The personality of Locke that got the most attention off the course, and it comes through in his book, On Golf, was his prickliness with the pros and the press. While he was good friends with some, especially Snead and Oliver, he was not a happy tourist.

And he had good reason. For example, he was asked about his winnings by the press and refused to discuss them. The next day the headline in the paper blasted him for refusing to discuss it. In his book, he writes: “The Americans are, of course, intensely interested in dollars; perhaps intensely is not quite a strong enough word.”

He also adds, when summing up his experiences in the U.S.:

“There are people who regard me as off-hand, even surly, when I am playing golf. But golf is my business. When I am playing I must concentrate to the utmost.”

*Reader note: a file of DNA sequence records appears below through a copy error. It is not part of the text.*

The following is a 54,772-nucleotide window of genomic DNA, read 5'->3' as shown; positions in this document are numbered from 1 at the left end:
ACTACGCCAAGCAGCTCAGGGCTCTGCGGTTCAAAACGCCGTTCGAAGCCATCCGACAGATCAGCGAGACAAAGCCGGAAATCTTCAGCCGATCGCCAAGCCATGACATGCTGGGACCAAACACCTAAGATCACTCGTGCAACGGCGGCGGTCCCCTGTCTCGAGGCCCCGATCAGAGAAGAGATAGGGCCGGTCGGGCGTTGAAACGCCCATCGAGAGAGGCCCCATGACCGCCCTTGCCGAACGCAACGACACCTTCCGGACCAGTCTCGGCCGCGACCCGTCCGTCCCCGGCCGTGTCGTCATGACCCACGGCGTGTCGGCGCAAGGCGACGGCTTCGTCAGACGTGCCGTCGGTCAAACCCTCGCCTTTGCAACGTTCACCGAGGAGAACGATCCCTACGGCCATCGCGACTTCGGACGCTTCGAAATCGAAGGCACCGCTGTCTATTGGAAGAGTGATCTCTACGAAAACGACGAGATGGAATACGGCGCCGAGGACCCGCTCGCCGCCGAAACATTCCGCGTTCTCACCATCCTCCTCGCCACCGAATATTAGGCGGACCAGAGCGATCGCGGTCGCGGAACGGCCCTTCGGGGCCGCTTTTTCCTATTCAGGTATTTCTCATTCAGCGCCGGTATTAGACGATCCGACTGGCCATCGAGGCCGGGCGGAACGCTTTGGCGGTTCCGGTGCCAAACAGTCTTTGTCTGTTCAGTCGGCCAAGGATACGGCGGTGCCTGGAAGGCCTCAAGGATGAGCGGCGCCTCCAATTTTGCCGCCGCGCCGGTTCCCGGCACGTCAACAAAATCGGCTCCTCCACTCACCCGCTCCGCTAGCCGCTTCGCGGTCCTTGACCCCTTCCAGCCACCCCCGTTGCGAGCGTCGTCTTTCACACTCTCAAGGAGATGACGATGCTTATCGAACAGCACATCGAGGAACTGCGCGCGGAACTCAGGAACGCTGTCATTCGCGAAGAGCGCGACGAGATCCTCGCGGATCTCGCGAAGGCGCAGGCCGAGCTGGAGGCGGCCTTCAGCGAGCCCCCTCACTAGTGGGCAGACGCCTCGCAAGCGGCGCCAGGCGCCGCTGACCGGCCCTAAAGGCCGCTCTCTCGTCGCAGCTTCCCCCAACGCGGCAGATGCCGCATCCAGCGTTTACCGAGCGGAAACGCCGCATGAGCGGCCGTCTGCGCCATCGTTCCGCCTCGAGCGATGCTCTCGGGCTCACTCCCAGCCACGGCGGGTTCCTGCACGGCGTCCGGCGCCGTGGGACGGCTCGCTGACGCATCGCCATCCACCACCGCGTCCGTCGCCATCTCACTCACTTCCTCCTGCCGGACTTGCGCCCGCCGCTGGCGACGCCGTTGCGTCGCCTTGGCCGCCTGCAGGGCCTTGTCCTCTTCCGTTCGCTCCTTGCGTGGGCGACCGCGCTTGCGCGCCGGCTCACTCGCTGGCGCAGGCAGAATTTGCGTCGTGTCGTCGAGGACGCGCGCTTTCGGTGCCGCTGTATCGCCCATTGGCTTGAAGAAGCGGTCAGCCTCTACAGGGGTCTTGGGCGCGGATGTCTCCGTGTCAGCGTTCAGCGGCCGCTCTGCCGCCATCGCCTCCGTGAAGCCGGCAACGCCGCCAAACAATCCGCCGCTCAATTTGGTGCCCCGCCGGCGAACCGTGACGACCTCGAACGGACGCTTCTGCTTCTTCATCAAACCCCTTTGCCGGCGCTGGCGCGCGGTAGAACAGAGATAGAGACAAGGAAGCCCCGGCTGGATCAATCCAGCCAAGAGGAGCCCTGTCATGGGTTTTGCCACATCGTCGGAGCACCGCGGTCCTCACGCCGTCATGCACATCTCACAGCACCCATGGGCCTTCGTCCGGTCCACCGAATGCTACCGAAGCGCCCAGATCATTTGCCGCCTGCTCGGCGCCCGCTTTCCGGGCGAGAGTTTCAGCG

He was not, what you might call a ‘generous’ person in personality or in behavior. In 1947, Time magazine wanted to feature Locke on its cover, but he turned them down because they wouldn’t pay him. Locke would only do interviews he got paid for; he typically charged $100.

I remember another incident when Locke played at Midlothian Country Club in the Victory Open in 1948, he was invited to stay at the home of a member, who happened to be British, and who thought, I guess, that it would be a nice gesture to invite the South African to his home. The man’s name was Bradshaw.

Bradshaw’s son, John, then about fourteen, carried the score board for four rounds of the tournament in the Locke two-some. Afterwards, young John wanted an autograph and his father asked his houseguest for one. Locke agreed, and charged Bradshaw, Sr. $5.

There might be a reason for that hostile attitude. He might have had PTSD. Locke never spoke about the 1,800 hours he spent in WWII flying a B-24 Liberator bomber in the Mediterranean, or if the memories of the damage that his bombs did to the monastery at Monte Cassino in Italy changed him. Nor did he ever display his aviator´s medals.